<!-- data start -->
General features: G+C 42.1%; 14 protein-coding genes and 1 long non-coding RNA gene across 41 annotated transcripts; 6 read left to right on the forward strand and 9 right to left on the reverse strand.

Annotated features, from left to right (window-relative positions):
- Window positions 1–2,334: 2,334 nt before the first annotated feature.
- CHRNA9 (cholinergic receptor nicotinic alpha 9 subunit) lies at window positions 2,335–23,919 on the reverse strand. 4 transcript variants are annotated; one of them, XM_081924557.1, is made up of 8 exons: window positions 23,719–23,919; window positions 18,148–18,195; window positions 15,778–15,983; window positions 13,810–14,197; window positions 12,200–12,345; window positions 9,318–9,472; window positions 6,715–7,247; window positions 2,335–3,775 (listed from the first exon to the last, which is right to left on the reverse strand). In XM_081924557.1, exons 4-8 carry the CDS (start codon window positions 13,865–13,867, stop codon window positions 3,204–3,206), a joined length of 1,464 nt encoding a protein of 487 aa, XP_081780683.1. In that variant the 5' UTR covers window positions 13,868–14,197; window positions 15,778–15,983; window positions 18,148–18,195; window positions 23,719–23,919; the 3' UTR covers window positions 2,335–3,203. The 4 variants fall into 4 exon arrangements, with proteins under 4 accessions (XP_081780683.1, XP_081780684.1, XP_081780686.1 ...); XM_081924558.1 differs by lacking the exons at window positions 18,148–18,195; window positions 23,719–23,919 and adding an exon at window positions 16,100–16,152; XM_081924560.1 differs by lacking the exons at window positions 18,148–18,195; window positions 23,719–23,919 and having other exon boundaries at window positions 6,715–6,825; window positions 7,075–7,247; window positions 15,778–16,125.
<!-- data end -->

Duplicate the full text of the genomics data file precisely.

General features: G+C 42.1%; 14 protein-coding genes and 1 long non-coding RNA gene across 41 annotated transcripts; 6 read left to right on the forward strand and 9 right to left on the reverse strand.

Annotated features, from left to right (window-relative positions):
- Window positions 1–2,334: 2,334 nt before the first annotated feature.
- CHRNA9 (cholinergic receptor nicotinic alpha 9 subunit) lies at window positions 2,335–23,919 on the reverse strand. 4 transcript variants are annotated; one of them, XM_081924557.1, is made up of 8 exons: window positions 23,719–23,919; window positions 18,148–18,195; window positions 15,778–15,983; window positions 13,810–14,197; window positions 12,200–12,345; window positions 9,318–9,472; window positions 6,715–7,247; window positions 2,335–3,775 (listed from the first exon to the last, which is right to left on the reverse strand). In XM_081924557.1, exons 4-8 carry the CDS (start codon window positions 13,865–13,867, stop codon window positions 3,204–3,206), a joined length of 1,464 nt encoding a protein of 487 aa, XP_081780683.1. In that variant the 5' UTR covers window positions 13,868–14,197; window positions 15,778–15,983; window positions 18,148–18,195; window positions 23,719–23,919; the 3' UTR covers window positions 2,335–3,203. The 4 variants fall into 4 exon arrangements, with proteins under 4 accessions (XP_081780683.1, XP_081780684.1, XP_081780686.1 ...); XM_081924558.1 differs by lacking the exons at window positions 18,148–18,195; window positions 23,719–23,919 and adding an exon at window positions 16,100–16,152; XM_081924560.1 differs by lacking the exons at window positions 18,148–18,195; window positions 23,719–23,919 and having other exon boundaries at window positions 6,715–6,825; window positions 7,075–7,247; window positions 15,778–16,125.